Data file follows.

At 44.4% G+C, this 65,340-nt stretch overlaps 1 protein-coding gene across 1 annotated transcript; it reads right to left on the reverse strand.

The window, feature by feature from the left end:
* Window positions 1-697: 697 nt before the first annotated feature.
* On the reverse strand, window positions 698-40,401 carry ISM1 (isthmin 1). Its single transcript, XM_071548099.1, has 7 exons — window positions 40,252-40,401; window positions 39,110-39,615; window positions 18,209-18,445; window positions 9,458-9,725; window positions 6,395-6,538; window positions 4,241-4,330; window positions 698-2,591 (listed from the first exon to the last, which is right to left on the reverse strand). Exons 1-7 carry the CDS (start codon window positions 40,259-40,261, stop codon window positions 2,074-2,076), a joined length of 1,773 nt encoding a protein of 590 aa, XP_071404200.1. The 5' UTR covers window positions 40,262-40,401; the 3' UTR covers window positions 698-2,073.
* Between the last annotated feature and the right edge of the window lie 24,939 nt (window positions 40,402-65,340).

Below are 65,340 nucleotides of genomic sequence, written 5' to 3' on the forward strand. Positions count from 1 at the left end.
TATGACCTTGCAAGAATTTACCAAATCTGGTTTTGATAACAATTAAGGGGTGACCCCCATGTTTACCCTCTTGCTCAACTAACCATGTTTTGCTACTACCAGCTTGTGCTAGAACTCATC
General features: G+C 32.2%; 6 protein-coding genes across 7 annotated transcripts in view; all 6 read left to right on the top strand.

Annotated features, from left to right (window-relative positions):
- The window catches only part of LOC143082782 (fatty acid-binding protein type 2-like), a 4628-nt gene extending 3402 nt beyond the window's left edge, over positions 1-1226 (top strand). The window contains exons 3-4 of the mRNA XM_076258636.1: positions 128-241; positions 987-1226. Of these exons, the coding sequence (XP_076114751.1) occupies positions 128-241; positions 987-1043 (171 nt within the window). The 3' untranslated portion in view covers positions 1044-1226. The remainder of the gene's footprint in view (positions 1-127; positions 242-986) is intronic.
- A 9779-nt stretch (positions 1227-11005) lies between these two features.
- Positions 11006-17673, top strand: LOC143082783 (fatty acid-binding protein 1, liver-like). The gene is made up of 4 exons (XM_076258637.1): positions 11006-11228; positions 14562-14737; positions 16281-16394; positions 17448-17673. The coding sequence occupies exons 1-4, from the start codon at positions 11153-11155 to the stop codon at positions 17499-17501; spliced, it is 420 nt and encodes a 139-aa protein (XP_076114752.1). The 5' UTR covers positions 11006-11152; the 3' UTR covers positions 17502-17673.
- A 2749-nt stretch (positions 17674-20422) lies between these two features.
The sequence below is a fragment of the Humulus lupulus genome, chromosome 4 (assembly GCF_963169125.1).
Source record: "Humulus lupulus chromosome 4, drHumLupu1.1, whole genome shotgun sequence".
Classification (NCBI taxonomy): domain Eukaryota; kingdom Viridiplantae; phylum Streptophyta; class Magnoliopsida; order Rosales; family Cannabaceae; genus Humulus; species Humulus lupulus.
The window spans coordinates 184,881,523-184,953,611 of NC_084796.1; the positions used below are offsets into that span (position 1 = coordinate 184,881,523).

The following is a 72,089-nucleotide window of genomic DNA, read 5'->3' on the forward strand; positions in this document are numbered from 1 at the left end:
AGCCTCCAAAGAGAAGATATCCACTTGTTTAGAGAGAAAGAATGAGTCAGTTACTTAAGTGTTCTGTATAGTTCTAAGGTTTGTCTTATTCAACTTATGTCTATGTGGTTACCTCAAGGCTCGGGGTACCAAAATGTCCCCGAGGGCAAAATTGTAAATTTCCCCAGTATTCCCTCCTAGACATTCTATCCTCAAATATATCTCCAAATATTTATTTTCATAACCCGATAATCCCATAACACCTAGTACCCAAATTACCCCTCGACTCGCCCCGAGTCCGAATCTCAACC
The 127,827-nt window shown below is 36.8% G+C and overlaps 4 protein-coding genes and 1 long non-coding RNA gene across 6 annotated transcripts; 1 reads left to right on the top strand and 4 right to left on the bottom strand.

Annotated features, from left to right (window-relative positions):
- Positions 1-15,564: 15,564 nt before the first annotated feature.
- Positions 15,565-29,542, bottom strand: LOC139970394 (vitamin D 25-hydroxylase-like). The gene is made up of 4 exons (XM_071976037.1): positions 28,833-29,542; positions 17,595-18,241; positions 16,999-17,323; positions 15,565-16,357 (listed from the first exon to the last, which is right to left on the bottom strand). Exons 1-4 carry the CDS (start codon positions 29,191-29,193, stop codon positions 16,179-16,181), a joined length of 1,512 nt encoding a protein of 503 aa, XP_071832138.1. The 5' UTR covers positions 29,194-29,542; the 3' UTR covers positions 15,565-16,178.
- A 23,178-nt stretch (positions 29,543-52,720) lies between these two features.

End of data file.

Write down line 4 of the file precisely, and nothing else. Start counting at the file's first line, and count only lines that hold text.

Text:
* On the reverse strand, window positions 698-40,401 carry ISM1 (isthmin 1). Its single transcript, XM_071548099.1, has 7 exons — window positions 40,252-40,401; window positions 39,110-39,615; window positions 18,209-18,445; window positions 9,458-9,725; window positions 6,395-6,538; window positions 4,241-4,330; window positions 698-2,591 (listed from the first exon to the last, which is right to left on the reverse strand). Exons 1-7 carry the CDS (start codon window positions 40,259-40,261, stop codon window positions 2,074-2,076), a joined length of 1,773 nt encoding a protein of 590 aa, XP_071404200.1. The 5' UTR covers window positions 40,262-40,401; the 3' UTR covers window positions 698-2,073.